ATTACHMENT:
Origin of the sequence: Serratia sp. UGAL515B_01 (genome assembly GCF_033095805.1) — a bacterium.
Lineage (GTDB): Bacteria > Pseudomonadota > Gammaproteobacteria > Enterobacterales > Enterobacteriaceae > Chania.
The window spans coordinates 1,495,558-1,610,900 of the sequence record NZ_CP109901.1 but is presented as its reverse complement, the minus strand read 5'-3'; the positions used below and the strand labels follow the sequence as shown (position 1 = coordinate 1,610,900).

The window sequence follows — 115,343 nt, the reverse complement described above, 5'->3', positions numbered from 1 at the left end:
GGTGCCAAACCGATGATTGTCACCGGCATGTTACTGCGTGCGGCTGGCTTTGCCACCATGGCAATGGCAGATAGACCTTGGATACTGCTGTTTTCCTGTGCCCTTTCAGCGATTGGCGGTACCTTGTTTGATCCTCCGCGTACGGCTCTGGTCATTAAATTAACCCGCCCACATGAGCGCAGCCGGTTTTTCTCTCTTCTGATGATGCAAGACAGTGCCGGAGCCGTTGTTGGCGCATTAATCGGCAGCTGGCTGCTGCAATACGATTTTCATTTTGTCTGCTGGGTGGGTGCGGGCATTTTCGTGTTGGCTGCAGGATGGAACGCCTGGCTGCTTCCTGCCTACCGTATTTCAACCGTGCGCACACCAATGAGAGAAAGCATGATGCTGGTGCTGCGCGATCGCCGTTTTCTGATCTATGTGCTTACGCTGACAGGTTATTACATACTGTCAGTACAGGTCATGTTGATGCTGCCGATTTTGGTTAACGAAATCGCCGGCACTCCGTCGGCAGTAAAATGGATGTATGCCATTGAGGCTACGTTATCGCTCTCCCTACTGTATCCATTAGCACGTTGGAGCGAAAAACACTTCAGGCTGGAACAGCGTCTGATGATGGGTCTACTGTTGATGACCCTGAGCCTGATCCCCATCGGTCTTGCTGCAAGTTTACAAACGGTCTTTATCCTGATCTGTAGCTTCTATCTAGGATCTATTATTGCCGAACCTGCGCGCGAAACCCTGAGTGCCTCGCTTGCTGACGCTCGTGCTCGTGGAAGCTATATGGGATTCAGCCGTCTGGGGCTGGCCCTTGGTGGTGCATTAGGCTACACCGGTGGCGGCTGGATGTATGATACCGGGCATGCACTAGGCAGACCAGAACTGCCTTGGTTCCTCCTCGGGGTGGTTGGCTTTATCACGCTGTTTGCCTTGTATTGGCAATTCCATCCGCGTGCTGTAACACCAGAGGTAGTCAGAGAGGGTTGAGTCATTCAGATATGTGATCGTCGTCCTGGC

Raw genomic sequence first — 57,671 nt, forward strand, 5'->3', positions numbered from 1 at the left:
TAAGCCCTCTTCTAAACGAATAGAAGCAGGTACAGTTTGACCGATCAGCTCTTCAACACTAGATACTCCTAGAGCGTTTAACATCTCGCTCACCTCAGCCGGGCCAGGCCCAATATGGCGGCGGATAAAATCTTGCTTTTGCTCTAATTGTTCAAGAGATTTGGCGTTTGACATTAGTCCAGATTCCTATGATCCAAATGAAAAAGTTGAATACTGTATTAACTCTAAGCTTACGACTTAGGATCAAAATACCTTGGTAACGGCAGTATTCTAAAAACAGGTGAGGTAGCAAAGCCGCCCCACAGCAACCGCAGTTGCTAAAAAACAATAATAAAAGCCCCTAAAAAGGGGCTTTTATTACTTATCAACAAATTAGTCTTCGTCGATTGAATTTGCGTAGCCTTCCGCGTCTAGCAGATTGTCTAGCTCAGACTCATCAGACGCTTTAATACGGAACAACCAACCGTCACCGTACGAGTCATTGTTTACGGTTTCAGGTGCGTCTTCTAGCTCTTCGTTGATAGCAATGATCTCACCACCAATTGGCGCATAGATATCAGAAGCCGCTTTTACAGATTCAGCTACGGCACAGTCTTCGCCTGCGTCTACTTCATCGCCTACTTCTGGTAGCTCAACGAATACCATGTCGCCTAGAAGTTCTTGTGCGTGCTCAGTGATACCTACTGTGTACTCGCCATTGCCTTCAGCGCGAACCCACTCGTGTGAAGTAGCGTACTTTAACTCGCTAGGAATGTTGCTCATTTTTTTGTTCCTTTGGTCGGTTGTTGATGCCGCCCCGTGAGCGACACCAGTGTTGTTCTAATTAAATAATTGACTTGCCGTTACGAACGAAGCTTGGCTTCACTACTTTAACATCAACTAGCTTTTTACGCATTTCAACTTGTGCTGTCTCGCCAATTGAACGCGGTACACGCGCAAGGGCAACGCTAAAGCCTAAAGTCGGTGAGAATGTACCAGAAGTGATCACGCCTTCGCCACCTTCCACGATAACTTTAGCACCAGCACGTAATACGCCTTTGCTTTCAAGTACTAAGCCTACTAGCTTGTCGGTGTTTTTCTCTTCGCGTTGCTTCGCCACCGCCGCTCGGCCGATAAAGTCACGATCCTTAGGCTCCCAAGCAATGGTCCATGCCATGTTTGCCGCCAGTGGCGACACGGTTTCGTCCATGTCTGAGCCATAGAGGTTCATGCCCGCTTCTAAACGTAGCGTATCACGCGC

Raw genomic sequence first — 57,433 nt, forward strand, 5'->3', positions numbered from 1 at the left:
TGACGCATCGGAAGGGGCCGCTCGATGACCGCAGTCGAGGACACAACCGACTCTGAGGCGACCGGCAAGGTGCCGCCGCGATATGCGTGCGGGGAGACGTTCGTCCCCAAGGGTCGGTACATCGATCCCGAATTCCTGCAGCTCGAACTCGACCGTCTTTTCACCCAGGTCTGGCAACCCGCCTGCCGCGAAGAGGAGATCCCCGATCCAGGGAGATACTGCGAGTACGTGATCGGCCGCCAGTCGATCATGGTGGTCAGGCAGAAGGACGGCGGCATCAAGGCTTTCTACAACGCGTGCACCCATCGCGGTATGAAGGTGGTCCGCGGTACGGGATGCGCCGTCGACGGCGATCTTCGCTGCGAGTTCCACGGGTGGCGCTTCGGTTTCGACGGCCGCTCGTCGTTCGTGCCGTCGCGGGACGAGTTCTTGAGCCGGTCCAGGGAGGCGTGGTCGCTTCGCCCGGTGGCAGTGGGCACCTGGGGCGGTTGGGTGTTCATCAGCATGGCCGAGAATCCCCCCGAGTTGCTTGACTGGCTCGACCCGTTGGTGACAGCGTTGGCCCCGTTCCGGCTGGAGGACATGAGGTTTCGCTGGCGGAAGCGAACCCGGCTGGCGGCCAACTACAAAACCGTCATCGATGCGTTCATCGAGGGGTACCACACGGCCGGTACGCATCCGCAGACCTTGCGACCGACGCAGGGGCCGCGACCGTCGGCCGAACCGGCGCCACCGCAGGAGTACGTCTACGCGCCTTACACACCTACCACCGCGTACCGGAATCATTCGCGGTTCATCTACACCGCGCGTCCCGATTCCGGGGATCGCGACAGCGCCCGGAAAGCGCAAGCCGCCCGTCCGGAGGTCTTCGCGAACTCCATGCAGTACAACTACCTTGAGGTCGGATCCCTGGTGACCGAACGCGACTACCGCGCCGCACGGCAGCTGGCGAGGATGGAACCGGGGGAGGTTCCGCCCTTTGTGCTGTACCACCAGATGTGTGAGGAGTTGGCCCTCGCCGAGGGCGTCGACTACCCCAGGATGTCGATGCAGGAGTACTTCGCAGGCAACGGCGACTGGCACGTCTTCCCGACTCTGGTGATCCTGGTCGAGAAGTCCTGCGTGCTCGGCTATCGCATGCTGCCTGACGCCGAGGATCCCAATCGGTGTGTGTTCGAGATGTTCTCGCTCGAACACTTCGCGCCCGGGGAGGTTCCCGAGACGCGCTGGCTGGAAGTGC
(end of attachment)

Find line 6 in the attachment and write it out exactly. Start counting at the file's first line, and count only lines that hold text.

Raw genomic sequence first — 57,671 nt, forward strand, 5'->3', positions numbered from 1 at the left: